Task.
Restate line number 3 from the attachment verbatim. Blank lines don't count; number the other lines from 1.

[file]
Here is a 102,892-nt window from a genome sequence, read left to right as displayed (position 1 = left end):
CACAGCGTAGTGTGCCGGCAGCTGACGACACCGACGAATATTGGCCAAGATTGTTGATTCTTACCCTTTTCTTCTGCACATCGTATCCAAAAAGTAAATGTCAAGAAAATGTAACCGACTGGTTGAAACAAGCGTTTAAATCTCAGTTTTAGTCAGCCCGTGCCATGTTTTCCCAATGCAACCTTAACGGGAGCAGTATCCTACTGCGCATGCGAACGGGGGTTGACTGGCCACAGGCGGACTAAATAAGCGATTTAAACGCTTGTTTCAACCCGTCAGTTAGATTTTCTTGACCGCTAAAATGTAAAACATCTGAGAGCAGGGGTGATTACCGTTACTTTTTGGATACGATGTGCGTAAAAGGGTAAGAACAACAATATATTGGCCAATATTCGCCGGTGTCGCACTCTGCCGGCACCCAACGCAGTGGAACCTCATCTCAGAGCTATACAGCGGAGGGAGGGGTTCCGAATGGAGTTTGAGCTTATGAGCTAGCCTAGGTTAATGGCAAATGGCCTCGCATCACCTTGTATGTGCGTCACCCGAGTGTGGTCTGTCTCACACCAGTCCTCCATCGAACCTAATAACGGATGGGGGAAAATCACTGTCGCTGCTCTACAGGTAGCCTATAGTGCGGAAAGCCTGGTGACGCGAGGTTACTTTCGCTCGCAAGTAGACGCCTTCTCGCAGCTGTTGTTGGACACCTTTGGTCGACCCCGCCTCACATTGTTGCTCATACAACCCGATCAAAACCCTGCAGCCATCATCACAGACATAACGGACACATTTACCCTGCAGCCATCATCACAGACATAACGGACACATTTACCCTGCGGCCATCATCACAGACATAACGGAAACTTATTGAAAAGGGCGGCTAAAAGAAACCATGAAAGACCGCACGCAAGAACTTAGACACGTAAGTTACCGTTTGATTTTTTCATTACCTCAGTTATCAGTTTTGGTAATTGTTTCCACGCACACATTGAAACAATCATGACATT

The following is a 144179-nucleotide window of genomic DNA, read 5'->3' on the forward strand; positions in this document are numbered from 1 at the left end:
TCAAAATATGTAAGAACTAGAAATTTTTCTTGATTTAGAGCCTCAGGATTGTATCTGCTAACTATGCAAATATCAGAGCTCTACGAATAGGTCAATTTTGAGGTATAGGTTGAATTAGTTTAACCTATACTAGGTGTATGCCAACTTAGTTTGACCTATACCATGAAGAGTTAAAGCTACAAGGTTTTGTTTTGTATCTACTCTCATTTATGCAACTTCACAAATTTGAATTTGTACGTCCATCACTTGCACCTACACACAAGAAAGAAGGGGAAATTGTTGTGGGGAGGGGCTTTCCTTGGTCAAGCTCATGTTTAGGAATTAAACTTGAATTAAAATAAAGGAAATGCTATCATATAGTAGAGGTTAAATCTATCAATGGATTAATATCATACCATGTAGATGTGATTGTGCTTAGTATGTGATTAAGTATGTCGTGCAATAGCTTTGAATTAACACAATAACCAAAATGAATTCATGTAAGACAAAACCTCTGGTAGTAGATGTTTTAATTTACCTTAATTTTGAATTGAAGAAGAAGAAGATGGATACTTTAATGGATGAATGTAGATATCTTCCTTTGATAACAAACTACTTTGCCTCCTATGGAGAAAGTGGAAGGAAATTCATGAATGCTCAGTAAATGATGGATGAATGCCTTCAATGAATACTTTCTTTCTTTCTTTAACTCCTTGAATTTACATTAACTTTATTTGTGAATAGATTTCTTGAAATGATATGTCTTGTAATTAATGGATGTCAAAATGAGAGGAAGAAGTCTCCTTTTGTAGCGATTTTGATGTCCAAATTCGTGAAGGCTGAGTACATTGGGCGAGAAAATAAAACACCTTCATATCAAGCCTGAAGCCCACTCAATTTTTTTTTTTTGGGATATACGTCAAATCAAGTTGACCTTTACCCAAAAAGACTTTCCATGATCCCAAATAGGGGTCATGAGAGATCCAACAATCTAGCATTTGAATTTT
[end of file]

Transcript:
The following is a 144179-nucleotide window of genomic DNA, read 5'->3' on the forward strand; positions in this document are numbered from 1 at the left end: